Cult Caravan: Buffy The Vampire Slayer
A high school comedy about vampires, many years before Twilight made them uncool? Check. David Arquette rockin’ fangs? Check. A totally hot, blonde cheerleader who kicks ass and defends her boyfriend against the (slightly endearing) bloodsuckers? Check.
Who didn’t love Buffy the Vampire Slayer when it emerged in 1992? Before the TV series gave it a whole new interpretation, it was just another simple, high school comedy – like Clueless with vamps, and this was before Clueless was there to tell us what the term ‘Valley Girls’ truly meant.
Buffy Summers (played by Kristy Swanson) is a typically ditzy, middle-class cheerleader who dates the captain of the football team and loves shopping and uttering phrases like ‘That was, like, so five minutes ago’. Y’know, the usual stereotypes. However, all that turns around when she finds out she’s the ‘Chosen One’ and must spend the remainder of her existence hunting vampires – whether she likes it or not. She gets on board with the idea a lot quicker than you’d expect. Cue the Rocky-esque training sequence followed by lots of hanging around graveyards and dark alleys waiting for her ‘PMS alert system’ to signal the approach of a fanger. Sure how would a woman be able to kick vampire ass unless she was PMS-ing?
Despite the clichés and cheesy lines, and maybe because of them, the comic book-style story of a vampire-slashing heroine has definitely earned its cult status. Even more so since it became a popular series five years later. However, the film has been met with a fair share of controversy since early in the production stage. Writer Joss Whedon was so frustrated by how much his vision was being mishandled that he eventually walked off set and never came back. He had hoped for something darker, less of a comedy – which is what the movie essentially became. He also believed the character of Buffy wasn’t right, she wasn’t what he envisioned. He went on to write the TV series of Buffy the Vampire Slayer as a sequel to his original script, the one the film drifted away from. For that reason, there’s a lack of continuity between the film and the series.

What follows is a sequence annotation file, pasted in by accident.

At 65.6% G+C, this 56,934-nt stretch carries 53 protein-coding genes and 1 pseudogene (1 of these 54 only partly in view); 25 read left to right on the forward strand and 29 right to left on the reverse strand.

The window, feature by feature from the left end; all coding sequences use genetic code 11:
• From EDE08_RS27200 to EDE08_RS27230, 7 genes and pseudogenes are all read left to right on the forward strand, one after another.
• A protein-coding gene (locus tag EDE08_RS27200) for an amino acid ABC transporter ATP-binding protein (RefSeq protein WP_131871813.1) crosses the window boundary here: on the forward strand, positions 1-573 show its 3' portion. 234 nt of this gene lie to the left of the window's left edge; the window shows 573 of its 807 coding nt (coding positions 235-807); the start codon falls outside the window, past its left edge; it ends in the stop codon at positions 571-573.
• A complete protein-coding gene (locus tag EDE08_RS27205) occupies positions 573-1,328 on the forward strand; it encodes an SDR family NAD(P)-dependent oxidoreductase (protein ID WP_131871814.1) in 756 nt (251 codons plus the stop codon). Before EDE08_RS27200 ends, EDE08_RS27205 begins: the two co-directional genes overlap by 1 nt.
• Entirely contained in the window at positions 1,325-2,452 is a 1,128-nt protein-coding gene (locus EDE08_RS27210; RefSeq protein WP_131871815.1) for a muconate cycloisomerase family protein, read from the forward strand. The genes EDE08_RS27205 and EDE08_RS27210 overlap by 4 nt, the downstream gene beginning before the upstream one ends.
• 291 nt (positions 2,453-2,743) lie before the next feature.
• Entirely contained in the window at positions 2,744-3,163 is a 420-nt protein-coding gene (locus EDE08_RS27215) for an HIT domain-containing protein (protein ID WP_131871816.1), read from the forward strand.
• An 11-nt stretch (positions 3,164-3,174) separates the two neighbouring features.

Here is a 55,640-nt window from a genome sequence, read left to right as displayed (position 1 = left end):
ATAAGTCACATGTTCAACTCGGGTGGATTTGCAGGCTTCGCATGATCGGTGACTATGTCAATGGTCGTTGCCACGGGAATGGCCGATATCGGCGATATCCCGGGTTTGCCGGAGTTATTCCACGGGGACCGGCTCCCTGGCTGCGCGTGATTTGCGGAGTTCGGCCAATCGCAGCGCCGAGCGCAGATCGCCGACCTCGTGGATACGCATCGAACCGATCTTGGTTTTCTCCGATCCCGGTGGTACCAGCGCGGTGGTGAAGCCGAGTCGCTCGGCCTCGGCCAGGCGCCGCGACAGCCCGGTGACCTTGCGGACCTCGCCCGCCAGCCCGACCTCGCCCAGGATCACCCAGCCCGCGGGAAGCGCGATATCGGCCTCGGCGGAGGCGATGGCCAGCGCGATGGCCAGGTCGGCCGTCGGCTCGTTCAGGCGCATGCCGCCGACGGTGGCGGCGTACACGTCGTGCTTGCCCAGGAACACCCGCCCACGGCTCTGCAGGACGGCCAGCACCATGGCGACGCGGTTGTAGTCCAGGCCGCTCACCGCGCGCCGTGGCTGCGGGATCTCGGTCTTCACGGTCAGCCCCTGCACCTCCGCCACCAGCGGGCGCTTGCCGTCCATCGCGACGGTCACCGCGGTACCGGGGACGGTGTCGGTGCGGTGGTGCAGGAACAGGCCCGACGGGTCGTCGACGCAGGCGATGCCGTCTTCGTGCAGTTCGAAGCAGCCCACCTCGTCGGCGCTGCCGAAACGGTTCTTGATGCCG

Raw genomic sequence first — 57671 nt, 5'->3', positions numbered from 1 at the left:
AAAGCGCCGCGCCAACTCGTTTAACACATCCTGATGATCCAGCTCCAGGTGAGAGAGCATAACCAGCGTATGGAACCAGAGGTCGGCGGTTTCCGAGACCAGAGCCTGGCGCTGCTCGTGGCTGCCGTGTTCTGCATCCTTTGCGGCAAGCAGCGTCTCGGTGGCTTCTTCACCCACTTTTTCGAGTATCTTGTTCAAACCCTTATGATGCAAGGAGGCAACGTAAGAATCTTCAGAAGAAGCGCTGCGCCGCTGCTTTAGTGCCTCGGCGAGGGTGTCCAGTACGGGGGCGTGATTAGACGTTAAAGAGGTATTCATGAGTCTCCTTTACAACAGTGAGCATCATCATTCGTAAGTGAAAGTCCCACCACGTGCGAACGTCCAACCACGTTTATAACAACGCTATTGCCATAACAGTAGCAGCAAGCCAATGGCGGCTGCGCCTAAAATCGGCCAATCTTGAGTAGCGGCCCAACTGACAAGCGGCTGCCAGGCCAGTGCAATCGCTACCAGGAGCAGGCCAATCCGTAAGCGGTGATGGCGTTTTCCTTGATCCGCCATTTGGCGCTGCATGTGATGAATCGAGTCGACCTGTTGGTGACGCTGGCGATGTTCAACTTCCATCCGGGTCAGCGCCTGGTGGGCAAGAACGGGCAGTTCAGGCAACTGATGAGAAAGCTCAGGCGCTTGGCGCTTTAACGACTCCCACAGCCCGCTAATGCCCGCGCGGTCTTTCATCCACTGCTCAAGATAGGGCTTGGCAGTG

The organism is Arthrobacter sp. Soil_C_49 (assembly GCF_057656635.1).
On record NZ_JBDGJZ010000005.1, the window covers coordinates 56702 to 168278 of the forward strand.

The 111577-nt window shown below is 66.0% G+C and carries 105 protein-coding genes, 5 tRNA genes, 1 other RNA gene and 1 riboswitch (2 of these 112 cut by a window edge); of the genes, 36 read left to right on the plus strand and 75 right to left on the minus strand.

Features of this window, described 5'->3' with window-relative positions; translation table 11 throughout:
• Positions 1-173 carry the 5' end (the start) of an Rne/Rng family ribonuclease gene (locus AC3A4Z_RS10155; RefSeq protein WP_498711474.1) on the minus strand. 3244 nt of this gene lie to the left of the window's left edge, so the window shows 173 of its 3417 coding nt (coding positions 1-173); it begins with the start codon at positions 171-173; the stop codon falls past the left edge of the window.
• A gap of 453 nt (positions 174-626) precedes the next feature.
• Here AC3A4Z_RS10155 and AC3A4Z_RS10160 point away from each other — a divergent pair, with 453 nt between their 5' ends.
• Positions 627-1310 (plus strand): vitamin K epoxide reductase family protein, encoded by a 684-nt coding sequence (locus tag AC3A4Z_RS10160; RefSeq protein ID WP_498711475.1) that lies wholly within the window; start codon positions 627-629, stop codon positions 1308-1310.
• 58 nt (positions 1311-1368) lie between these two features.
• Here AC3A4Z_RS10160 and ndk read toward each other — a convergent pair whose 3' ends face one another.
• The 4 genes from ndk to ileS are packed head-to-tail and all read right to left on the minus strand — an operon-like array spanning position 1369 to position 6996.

But in the film alone, there’s a lot to love. How about those super-shallow quotes? The real Cher Horowitz moment comes just after Buffy finds out that she’s the Chosen One, and in her despair, tells Merrick ‘I just want to graduate from high school, move to Europe, marry Christian Slater and die’. Some of this ‘wish list’ is achieved later on in the Buffy/Angel series’, but which part? You’ll have to figure that out for yourself.
Another famous line is ‘Get out of my facial’, uttered by Hilary Swank. This was her first film role, as Buffy’s shallower-than-a-puddle best friend, Kimberly.
The exaggerated death scenes are a big part of what makes the film so wonderfully ridiculous, particularly Amilyn’s slow squealing death that runs into the credits. They took the piss out of this genre well before it really gained momentum, and it it would probably do a lot better in the box office today than it did in the early nineties – there’s even been talk of a remake in the pipeline.
As well as Luke Perry and Donald Sutherland, there are a lot of other recognisable faces among the cast – some who were virtually unknown at the time. Ben Affleck makes a very brief appearance as a basketball player, and Seth Green appears in the film for three seconds. Blink and you’ll miss it, but just after the vampires descend on the school dance, Buffy runs outside to the car park, where Green is the first vamp she stakes. Ricki Lake has a cameo role, as a waitress in the café where Buffy first introduces herself to Pike. David Arquette’s comical take on becoming a vampire is brilliant, particularly when he attempts to turn Pike so that they can ‘start a band’.
The only downside is it’s just not gory enough for a vamp movie. Nowadays we expect to see staked vampires explode into a mass of blood and intestines, True Blood style, but here they just yelp and fall over. YOU’VE BEEN STAKED, NOT HAD YOUR TOE TROD ON! Come on. The vampires aren’t scary or menacing, they’re predominantly high-school students. They’re not powerful or strong or intimidating, not even King Lothos who has set his sights on Buffy. You never believe that he’s going to get her. She’s the all-powerful, untouchable one throughout… and that’s the way we like it.